Half of patients treated with dopamine replacement therapy at risk of developing impulse-control disorders
The symptoms of Parkinson’s (tremors, impaired speech, etc.) come from the fact that the disease affects the production of dopamine, a neurotransmitter associated with movement. For that reason, patients are often treated with medications boosting dopamine activity.
However, dopamine also plays a key role in reward and motivation. As a consequence, people taking dopamine agonists are at risk of developing impulse-control disorders (ICD) such as compulsive gambling, shopping, eating, etc. The risk could even be as high as 50%, a new study finds.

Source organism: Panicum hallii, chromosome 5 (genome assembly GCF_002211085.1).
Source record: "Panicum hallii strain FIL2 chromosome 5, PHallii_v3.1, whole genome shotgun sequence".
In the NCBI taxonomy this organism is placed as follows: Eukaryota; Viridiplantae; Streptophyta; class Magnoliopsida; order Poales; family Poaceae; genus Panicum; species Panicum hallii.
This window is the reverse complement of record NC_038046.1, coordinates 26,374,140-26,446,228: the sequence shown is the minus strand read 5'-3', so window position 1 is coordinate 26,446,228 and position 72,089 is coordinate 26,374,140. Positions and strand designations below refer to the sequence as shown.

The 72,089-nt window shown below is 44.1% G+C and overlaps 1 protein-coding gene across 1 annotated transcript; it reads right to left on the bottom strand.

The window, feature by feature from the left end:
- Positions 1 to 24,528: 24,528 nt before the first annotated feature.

Studying a multicenter cohort of 400+ patients with Parkison’s over the course of five years, Corvol et alia (2018) found that:
-51.5% developed ICD
-Daily dose and duration of treatment were both predictors of ICD
-ICD symptoms disappeared after discontinuation of the treatment (50% after a year for a subgroup of 30 patients)
Source: Corvol et alia (2018)